We calculate the apparent cut-off rigidities along the survey Italy-Antarctica-Italy** on the basis of results of Danilova et al. (2001) on trajectory calculations for inclined cut- off rigidities at eight azimuths (through 45?) and five zeniths angles (through 15?) along the survey. For calculations of apparent cut-off rigidities we use also the infor- mation on integral multiplicities of secondary neutrons in dependence of zenith angle of incident primary cosmic ray particles, as theoretically computed. This information is based on the theoretical calculations of meson-nuclear cascades for primary protons with different rigidities arriving to the EarthSs atmosphere at different zenith angles (Dorman and Pakhomov, 1979). These results have been checked and normalized by using coupling functions obtained in the same survey [Dorman et al. (2000)]. The determined apparent cut-off rigidities have been compared with results obtained by Clem et al. (1997) and with those used by Dorman et al. (2000) computed by using vertical cut-off rigidities, for trajectories especially calculated for the survey. On the basis of the apparent cut-off rigidities along the latitude survey, the coupling functions for neutron monitor and bare neutron counters found by Dorman et al. (2000) are now determined more accurately. **Survey realized with logistic and financial support of the Italian Antarctic Program (PNRA) and with the co-operation of IFSI-CNR. REFERENCES: Clem, J.M., et al. J. Geophys. Res., 102, 26,919 (1997). Danilova, O.A., et al., Latitude survey in December 1996-March 1997, 1. Cut-off rigidities for different azimuth and zenith angles, Paper ST13, This issue (2001) Dorman L.I. and Pakhomov N.I., "The dependence of the integral generation multiplicity of neutron component at various depths in the atmosphere on zenith angle on primary particle in- cidence". Proc. 16-th ICRC, Kyoto, 4, 416-420 (1979) Dorman, L.I., et al., J. Geophys. Res. 105 , 21,047 (2000).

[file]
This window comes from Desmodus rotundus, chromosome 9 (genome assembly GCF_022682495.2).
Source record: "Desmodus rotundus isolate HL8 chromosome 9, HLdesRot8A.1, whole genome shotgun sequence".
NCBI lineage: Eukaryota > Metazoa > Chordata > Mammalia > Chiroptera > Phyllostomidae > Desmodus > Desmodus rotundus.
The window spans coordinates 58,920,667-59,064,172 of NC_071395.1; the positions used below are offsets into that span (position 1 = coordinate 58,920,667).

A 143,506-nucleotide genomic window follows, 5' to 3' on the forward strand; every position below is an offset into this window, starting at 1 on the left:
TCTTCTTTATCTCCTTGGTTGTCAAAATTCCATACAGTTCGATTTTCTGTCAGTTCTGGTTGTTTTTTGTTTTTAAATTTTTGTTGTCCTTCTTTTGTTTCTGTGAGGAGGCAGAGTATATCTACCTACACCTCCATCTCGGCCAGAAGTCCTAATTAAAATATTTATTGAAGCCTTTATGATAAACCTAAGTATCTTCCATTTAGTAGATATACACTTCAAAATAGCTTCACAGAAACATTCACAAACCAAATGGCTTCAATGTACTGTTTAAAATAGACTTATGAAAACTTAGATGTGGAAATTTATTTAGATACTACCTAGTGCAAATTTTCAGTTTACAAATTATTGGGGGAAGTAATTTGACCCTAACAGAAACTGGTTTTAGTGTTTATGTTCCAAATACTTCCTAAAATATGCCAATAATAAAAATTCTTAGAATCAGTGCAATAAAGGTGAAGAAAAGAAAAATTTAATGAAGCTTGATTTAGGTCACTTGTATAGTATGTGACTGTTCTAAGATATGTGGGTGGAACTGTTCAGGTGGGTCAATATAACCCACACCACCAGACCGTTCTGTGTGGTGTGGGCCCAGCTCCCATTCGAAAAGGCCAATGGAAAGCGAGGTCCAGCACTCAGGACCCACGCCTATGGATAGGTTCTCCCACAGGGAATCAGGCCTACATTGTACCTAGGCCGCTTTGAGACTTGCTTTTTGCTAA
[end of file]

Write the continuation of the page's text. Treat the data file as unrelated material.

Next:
4. Accuracy of different cutoff points of body mass index to identify overweight according to body fat values estimated by DEXA.

    Science.gov (United States)

    Anzolin, Caroline Cristina; Silva, Diego Augusto Santos; Zanuto, Edner Fernando; Cayres, Suziane Ungari; Codogno, Jamile Sanches; Costa Junior, Paulo; Machado, Dalmo Roberto Lopes; Christofaro, Diego Giulliano Destro